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Thread: OBW.....I'm scared

  1. #26
    Junior Member keesha_ont's Avatar
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    I have made 4 OBW's. Use lots of starch and flat pins. I agree with cutting the fabric in half as pinning is very tedious and can be awkward. I also use a lot of pins so the fabric doesn't move. It is a quick quilt to make and you'll love doing it.

  2. #27
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    Quote Originally Posted by BeckyL
    If you have an opportunity to take a class, either OBW or S&W.
    Please: can someone explain the difference between the OBW, S&W, and the Hexagon?
    Many thanks!
    Sally

  3. #28
    Super Member Glassquilt's Avatar
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    I bast my SNW layers together. I pick a part of the pattern and put the needle through it on each piece of fabric. Move over about ~" and pick another spot. Move over..... ad naseum. Not only are they lined up but each stack stays together very well until I'm ready to make that block. It takes forever but I'm happy with the results.

  4. #29
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    I bought Kay Nickols' book, "Wonderful 1 Fabric Quilts." The explanations seem straight-forward. Perhaps a different book/explanation would be helpful.

  5. #30
    Power Poster sandpat's Avatar
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    Just jump in. Pinning the fabric is the hardest part, but really doable. Just tell yourself...."its ONLY fabric" so if you mess up...just go buy more. No big deal :)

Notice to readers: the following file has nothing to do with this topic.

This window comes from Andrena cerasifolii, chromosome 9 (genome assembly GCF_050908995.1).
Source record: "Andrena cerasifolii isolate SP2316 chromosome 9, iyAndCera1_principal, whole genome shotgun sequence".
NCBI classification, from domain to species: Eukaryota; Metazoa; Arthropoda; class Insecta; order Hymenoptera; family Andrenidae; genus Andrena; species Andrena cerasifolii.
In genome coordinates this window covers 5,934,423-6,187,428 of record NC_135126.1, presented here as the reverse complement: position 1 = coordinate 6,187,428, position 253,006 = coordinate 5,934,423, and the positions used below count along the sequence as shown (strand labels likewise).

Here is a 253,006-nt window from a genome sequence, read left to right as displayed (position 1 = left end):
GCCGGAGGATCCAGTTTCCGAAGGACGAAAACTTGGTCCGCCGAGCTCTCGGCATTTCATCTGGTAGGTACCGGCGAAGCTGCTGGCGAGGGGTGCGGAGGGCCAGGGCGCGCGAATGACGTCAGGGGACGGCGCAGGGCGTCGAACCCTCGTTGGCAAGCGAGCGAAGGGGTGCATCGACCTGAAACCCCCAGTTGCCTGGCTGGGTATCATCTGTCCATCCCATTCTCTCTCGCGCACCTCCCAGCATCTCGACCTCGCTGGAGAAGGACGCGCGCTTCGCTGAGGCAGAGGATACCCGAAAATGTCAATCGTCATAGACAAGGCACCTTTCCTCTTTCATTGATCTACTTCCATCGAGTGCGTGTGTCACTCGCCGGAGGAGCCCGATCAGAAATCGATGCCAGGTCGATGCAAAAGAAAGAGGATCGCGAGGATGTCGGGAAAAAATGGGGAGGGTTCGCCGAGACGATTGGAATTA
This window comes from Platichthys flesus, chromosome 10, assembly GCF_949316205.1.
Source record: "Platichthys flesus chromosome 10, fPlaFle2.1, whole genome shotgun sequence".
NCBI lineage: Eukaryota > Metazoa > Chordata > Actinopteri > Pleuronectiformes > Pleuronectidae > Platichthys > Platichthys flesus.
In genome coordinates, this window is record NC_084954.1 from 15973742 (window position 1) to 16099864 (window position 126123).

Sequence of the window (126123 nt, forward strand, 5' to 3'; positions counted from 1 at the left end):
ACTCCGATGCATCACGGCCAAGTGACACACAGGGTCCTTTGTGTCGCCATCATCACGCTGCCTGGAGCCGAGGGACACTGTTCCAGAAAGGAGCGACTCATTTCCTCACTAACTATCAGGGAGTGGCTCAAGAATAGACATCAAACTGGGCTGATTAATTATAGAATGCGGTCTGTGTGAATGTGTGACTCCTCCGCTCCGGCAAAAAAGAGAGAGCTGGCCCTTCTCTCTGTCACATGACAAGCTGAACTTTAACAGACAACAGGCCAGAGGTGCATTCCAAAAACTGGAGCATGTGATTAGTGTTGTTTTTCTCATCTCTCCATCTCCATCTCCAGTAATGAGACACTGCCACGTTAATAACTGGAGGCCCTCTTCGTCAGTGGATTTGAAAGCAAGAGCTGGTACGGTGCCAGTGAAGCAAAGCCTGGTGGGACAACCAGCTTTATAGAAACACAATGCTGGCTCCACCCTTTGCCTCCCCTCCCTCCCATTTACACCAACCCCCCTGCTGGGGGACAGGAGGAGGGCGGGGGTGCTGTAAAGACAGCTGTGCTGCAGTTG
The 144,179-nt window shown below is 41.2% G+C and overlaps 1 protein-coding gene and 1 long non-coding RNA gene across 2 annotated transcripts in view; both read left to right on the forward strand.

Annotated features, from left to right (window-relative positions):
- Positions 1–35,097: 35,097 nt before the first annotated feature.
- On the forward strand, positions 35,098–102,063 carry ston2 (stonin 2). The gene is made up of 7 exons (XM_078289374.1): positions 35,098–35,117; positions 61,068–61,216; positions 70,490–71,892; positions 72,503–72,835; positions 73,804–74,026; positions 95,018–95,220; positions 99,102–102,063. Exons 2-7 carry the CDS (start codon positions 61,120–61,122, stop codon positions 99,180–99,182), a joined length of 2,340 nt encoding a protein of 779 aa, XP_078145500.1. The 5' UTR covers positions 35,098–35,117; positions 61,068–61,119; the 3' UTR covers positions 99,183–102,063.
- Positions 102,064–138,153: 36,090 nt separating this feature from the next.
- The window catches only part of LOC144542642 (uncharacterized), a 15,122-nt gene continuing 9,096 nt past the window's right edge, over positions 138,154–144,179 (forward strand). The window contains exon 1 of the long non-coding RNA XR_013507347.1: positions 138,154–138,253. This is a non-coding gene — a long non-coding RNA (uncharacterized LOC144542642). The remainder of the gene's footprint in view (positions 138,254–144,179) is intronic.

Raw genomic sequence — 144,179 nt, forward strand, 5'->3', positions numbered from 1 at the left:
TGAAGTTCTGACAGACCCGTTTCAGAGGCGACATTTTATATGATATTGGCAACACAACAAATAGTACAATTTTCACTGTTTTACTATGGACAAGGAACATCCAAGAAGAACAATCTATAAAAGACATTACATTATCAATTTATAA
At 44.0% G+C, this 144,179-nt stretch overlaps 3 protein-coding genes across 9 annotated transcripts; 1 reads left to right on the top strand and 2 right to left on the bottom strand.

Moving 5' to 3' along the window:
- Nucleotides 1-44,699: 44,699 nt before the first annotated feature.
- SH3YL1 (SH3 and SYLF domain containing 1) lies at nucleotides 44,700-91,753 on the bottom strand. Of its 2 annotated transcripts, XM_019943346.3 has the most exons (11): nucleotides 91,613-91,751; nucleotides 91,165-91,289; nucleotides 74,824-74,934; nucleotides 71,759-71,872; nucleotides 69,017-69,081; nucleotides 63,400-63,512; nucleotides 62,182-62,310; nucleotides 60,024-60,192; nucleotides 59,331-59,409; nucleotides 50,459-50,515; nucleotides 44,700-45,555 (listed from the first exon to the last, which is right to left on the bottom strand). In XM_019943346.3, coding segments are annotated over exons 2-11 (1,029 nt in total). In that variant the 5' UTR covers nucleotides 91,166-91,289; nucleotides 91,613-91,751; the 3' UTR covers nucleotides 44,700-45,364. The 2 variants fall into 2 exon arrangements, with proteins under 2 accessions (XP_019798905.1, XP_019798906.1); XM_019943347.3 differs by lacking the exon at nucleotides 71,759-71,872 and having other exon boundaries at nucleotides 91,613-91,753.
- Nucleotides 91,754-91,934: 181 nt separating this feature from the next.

DON'T prewash....very important!

  6. #31
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    I bought some border print at the Goodwill store to try the OBW pattern. It turned out so good that I make 6 placemats and gave to my DIL - she loved them. Just didn't tell her where the fabric came from.

  7. #32
    Super Member Caroline S's Avatar
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    Go for it. Little mistakes disappear when the blocks are hexagons are sewn together. A design board is essential for laying out the hexagons. I used Cutebun's tutorial here on the board and also purchased Maxine Rosenthal's books. Between them both I finished my first OBW top. Now trying to decide if I want to quilt it myself or send it to Charismah.

  8. #33
    Senior Member tinliz's Avatar
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    I find the layering of the fabric scary too, but I watched a video by Marti Michell in which she demonstrates how to line up and cut the fabric. I plan on using her method when I get my round TUIT to make my OBW quilt. Just copy and paste:

    http://www.quilterstv.com/channel/video/0?video=1352